I am going to offer you 7 steps to a charity budget for Leadership. We have all been there, the Finance Manager shows you some A4 sheets of figures, (they have been working on all month) and the numbers dance before your eyes and you just look at the figure in the bottom right corner. Perhaps its that trustees meeting when you can see Trustees visibly drifting off as a finance report is given, or worst of all the meeting where everyone suddenly wakes up because someone else said “deficit”, alarm bells go off and metal shutter decent, but actually no-one has any idea whats happening.
The creation of your yearly budget and business plan is is extremely important. Its not just something you do at the last moment but a good Fiannce manager should be preparing it in the previous financial year. It should go hand in hand with a business plan.
Not only is a budget a planning tool, but a managing tool as well. A rolling and flexible budget embodies objectives, and provides a means of comparing actual results against desired outcomes. For charity leaders its a simple measurement, that you can use in appraisals and supervisions for budget holders.
It is also important for ‘responsibility’ accounting. That is, responsible managers are held accountable, and should explain the variances between the budgeted figures and the actual figures.
Of course budgeting is not always a trouble-free process, the finance dept is often brilliant at the figures but we also need the financial leadership and the charity leadership to understand how to present, how to offer executive summaries and write and communicate well. In addition if budgeting is participative, participating managers may set easy-to-achieve, self-serving objectives. This allows the budget to become a motivating force, rather than a yoke. If budgeting is centralised, department heads may reject or work against the budget objectives. So when preparing a centralised budget, there could be difficulties associated with data gathering as managers disrupt the budget process.
As a charity Leader, your job is to ensure Income and expenditure either balance or you have a re-investible surplus. In many organisations, especially those involved in social care this is next to impossible, so the following are essential.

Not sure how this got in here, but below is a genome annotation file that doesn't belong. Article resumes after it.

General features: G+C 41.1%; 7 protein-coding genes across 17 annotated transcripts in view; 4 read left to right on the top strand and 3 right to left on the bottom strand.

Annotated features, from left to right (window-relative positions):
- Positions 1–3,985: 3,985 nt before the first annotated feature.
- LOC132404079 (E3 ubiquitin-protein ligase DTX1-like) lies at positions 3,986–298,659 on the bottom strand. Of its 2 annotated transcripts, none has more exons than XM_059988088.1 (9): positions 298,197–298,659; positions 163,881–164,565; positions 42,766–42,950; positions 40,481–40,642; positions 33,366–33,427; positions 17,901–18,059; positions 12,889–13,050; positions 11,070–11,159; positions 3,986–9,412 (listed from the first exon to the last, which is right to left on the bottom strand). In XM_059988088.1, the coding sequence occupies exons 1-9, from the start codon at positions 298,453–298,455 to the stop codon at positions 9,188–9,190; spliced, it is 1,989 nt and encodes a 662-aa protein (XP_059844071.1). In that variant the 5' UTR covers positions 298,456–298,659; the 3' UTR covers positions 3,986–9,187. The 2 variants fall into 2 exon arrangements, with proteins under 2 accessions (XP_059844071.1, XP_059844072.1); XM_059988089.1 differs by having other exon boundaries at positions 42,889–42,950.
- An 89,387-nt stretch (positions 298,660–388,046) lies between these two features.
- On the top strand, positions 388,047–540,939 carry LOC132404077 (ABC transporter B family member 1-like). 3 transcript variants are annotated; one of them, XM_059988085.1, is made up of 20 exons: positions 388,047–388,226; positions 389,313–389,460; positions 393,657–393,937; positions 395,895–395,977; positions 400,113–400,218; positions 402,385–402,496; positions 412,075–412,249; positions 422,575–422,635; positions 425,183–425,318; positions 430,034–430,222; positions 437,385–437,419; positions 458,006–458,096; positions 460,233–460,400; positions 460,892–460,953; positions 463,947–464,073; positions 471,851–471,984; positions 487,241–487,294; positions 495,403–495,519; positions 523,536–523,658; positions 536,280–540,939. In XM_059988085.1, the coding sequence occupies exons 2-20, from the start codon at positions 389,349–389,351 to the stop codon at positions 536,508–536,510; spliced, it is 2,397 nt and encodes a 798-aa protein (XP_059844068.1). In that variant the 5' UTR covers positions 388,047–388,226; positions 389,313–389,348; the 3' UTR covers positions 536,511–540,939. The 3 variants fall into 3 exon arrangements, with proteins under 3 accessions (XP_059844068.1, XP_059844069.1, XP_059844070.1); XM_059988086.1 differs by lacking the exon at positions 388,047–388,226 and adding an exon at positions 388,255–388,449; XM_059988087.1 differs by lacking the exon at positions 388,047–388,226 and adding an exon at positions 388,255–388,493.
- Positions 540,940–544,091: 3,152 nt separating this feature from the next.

- Lead from the front. The leadership takes final responsibility for income and expenditure and any surplus or deficit, So I always like to have a strong command of every program and item contributing to income or expenses.
- Take the Opportunities. I like to confident in working with the managers of a variety of departments and teams to identify savings and opportunities. I never like to work to the ‘lets just switch off some lights’ maxim, as we must always be looking for opportunities to increase income.
- Communication is all. Both you and the finance manager should be able to communicate the actualities of Income and Expenditure and ensure every employee is invested in positively influencing the financial situation of your charity.
- Innovate. So many organisations lack imagination and innovation. I like to be innovative in seeking new ways of generating income, especially as traditional income streams are affected by economic downturns or technological advances. Even if your finances are good, innovative income streams allow you to build reserves or invest for future success.
- Be Open. I am confident in sourcing new ideas from all levels in the organization and try to be open to external advice. If every staff ember is onside, you are bound to get suggestions to help with income or savings, listen.
- Present to stimulate Trustees. Boring finance reports must be a thing of the past you must be capable of communicating budgets to Trustees, justifying expenditures and explaining profit levels. I am open to question and discussion followed by suggested next steps and potential solutions.
- Accentuate Achievements. I like to be ready to clearly communicate achievements attributing success to those in the team who have supported them.
Get in touch if you’d like us to help support your charity, CIO or no-profit